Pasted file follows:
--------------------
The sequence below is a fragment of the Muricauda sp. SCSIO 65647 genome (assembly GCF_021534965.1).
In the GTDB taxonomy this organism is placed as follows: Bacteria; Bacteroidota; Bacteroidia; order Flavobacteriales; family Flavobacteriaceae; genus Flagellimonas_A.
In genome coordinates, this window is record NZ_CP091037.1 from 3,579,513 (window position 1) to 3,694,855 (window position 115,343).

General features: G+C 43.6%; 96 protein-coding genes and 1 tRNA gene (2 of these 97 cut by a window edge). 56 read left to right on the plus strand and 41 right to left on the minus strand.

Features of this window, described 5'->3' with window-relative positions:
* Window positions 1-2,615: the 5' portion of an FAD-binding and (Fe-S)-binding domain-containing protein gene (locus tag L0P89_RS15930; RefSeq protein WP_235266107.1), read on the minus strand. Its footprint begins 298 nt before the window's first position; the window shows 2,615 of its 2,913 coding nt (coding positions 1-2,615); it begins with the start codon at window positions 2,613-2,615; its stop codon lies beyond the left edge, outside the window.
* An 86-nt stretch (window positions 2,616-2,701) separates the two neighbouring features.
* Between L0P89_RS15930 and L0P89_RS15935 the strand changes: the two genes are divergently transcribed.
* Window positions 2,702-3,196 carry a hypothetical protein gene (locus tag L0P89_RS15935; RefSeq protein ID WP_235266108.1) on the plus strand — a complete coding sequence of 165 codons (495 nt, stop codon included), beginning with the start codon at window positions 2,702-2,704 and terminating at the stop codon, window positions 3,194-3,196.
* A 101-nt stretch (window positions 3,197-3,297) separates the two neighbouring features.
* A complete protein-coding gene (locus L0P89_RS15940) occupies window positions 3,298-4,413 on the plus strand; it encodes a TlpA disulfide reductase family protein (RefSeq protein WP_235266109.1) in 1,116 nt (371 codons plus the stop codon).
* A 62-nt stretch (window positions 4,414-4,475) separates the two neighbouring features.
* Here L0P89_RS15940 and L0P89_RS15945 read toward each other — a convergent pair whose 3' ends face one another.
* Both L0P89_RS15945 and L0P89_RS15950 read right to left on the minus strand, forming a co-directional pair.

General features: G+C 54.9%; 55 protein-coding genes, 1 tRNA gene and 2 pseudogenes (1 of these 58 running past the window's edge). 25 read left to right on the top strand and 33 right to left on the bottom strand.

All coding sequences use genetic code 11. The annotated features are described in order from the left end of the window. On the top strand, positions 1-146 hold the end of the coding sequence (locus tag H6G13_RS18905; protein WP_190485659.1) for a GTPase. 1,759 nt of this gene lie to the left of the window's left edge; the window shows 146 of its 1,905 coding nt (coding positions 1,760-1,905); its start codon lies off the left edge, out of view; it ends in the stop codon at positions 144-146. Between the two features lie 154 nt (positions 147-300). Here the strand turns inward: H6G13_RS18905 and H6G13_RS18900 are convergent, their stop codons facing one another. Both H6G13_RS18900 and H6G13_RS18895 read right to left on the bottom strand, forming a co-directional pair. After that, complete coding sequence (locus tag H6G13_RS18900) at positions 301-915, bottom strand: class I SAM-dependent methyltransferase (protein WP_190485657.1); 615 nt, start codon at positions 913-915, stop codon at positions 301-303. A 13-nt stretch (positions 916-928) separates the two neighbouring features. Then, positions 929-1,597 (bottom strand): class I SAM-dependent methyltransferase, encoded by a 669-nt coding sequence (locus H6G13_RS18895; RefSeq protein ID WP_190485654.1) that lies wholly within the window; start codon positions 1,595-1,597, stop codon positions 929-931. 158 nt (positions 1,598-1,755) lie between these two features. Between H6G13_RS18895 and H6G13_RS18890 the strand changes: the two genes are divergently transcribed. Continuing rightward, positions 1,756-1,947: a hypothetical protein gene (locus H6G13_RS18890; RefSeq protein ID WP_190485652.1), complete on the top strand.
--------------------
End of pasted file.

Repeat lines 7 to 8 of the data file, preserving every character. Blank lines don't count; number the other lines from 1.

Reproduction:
* An 86-nt stretch (window positions 2,616-2,701) separates the two neighbouring features.
* Between L0P89_RS15930 and L0P89_RS15935 the strand changes: the two genes are divergently transcribed.